The plan to refuel Formula One

After a meeting by the F1 Strategy Group regarding plans for the upcoming seasons, The Sport Space’s Kyle Archer looks at what the future holds for Formula One.

Is Formula One looking backwards in order to go forward, as plans are made for the return of refueling in Formula One. It was banned from the sport back in 2009 but following a meeting by the Formula One Strategy Group to look at ways to spice up the races, it could make its way back into the paddock in 2017.

The meeting on Thursday by the Formula One Strategy group was held at Biggin Hill and on the agenda was how they could create more interesting and exciting racing. In the end, it appears they decided on going back to where we were in the last decade by bringing back refueling, along with some other aspects that fell away over the years.

In the meeting between the FIA, FOM and select teams the return of refuelling must have made sense to someone. But will the return of the pit lane fire hazards really be sensible and thus be approved by the F1 Commission and the World Motor Sport Council of the FIA?

I personally am not too sure it would be such a good idea as after all it was banned back in 2009 due to the danger it represented in the pit lane and the cost to the teams of the equipment. Now in a time when we’ve had two teams disappear as they could not afford to continue before Marussia was saved at the last moment, the cost of racing in Formula One is set to go higher.

And it will not just be the cost of the equipment alone that the teams will have to deal with. The cost of the personnel to take care of the fuel rig and carry out the refuelling will also have to be taken into account. But on a personal note, the pit crew will be putting themselves back in a risky position of being set on fire should any of the fuel escape and make contact with the hot bodywork like what we saw in the past.

Petrol sprays on the Formula One racing car of Netherlands Jas Verstappen seconds before the car and the crew of Benetton Ford caught fire during refuelling at the German F-1 Grand Prix in Hockenheim.—Reuters

There again refuelling is still around in other motorsports such as the World Endurance Championship, which requires refuelling the cars regularly in order to last the race. Of course, that championship is an endurance one and the races last longer than Formula One. But they are able to carry out pit stops for fuel, even in the middle of the night, and carry them out safely.

As for the excitement factor of refuelling, can it really liven up Formula One? Having the option to change your stint from a long, slow, fuel-saving one to a short blast with little fuel could spice up the racing. But odds are, it would just mess up the order with the teams looking for long runs sitting in the midfield or on the cusp of the podium positions while the team or driver out in front pounds round on less fuel looking to create a larger advantage to fall back into upon pitting.

Something else that was discussed in the meeting and could have an effect on the running order is a change to tyre regulations, to allow the teams to select which two dry tyre compounds they want to run. With this, the teams would select which compounds they wish to use at each Grand Prix rather than it being down to the tyre manufacturer (currently Pirelli). By allowing the teams to choose the tyre compounds, one may opt for a harder set that still provides enough grip but they know they can last the race whereas another team may opt for softer tyres that could be quicker but degrade faster.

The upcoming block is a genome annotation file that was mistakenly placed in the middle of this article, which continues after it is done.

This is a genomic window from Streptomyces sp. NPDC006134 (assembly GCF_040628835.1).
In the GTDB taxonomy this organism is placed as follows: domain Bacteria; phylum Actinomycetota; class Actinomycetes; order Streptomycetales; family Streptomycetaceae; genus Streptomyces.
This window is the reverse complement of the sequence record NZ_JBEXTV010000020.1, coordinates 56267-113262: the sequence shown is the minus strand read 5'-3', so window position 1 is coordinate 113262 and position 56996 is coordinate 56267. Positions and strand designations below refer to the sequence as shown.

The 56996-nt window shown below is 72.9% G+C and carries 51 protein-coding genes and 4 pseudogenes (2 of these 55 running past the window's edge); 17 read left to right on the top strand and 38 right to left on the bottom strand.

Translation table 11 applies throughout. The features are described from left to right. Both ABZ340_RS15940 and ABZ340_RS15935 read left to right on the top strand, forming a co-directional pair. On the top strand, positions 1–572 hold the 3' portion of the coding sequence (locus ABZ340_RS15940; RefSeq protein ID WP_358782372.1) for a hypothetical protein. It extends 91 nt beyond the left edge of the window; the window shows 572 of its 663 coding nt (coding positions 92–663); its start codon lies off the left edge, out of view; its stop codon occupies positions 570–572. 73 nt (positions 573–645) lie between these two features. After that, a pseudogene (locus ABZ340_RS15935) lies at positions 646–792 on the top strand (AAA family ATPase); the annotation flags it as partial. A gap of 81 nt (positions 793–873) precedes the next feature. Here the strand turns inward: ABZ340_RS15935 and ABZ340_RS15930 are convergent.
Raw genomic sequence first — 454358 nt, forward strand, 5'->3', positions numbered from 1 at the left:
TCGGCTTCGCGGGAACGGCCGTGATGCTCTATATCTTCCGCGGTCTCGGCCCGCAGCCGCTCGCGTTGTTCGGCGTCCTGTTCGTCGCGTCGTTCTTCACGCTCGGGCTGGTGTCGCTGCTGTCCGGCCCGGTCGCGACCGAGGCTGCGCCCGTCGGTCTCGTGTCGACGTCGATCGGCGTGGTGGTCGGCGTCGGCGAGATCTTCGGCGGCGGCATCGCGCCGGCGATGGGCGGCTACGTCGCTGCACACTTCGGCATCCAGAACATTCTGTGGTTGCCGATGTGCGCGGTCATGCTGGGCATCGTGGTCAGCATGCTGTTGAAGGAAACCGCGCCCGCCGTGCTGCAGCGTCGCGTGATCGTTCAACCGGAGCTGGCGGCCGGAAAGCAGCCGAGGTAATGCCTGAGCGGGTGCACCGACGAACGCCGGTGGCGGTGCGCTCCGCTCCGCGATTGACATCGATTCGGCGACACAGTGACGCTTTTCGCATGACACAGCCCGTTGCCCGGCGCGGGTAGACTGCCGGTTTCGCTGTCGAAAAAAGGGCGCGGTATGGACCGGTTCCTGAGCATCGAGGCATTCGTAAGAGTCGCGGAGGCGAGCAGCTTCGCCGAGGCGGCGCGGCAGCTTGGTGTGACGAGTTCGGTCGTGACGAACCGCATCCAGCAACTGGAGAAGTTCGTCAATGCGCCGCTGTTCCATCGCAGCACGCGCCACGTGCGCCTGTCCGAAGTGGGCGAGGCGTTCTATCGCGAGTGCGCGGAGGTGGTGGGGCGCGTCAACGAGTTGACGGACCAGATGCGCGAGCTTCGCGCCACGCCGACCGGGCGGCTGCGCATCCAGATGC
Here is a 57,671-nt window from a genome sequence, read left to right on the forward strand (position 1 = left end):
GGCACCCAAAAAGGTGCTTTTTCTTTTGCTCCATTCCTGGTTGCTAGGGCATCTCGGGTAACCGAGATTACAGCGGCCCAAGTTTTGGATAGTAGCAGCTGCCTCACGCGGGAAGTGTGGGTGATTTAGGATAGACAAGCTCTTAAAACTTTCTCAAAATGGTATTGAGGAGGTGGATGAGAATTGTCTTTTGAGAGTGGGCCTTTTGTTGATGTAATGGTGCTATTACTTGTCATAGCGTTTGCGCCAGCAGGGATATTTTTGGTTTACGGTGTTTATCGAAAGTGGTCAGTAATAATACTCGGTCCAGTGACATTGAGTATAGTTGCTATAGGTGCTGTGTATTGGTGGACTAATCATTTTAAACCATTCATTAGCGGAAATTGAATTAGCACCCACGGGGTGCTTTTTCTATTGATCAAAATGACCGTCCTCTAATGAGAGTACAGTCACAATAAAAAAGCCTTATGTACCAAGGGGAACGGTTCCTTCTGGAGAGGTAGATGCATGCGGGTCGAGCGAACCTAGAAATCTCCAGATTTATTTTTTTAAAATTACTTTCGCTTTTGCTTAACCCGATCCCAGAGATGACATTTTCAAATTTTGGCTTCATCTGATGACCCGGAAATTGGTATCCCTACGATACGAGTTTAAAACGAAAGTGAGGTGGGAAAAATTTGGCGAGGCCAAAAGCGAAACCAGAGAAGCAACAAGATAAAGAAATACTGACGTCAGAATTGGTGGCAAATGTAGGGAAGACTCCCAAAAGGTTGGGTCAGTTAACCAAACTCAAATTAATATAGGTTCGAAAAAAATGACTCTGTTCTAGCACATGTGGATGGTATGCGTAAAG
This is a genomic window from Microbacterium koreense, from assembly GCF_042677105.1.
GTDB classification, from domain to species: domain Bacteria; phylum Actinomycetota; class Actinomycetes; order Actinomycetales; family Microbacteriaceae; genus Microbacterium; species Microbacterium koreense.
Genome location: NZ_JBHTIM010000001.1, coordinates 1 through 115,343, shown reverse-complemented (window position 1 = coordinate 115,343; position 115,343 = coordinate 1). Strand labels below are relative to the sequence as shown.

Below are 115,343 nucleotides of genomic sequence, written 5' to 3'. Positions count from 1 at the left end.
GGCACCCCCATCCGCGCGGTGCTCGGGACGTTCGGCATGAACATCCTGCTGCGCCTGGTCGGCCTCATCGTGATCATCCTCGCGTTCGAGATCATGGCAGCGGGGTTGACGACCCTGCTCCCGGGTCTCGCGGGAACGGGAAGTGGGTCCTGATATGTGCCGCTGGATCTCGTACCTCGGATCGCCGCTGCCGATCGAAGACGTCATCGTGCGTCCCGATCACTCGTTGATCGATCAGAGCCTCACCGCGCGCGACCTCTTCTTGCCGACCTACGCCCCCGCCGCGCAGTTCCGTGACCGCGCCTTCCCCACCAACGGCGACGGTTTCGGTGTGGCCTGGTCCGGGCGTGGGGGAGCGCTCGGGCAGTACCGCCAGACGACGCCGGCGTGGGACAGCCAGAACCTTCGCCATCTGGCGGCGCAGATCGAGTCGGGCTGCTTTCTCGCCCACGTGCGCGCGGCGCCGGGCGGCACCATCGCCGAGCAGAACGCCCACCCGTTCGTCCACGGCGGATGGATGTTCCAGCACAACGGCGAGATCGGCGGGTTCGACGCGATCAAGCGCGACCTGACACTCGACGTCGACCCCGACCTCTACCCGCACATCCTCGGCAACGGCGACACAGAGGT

This could even link together with fuel strategy and run the faster degrading tyres with less fuel to go even quicker, thus making the action more exciting even if it was only that one driver/team using that strategy. But the choice of tyres going to the teams has been looked at for implication in 2016, while refuelling will not make its return until 2017 should it be approved.

Ayrton Senna (BR), Honda Marlboro McLaren MP4/4. Circuit unknown, 1988

Continuing with tyre talk, wider rear tyres like the ones used in the 80’s on the McLaren MP4/4 of Ayrton Senna was also brought up. The idea seems to be that the cars would be modified along with changes to the current regulations in order to create faster cars. Some of the ways the looked at doing this was by allowing more aerodynamic differences, higher revving engines and weight reduction. This could all lead to faster lap times and louder noises, but the design of the cars could return to the unfavourable looks of cars such as Lewis Hamilton’s championship winning McLaren and other cars from the mid-2000’s.

But even if the ideas brought up in this week’s F1 Strategy Group meeting are dismissed or are not what everyone feels is best for the sport, at least the teams and the governing body are looking at ways to make the future of Formula One exciting. There again, does Formula One need spicing up or is the current formula exciting enough? Leave a comment down bellow with your views and leave any suggestions on how you would spice up Formula One.

Kyle Archer

The Sport Space

After a meeting by the F1 Strategy Group regarding plans for the upcoming seasons, The Sport Space’s Kyle Archer looks at what the future holds for Formula One.

Is Formula One looking backwards in order to go forward, as plans are made for the return of refueling in Formula One. It was banned from the sport back in 2009 but following a meeting by the Formula One Strategy Group to look at ways to spice up the races, it could make its way back into the paddock in 2017.

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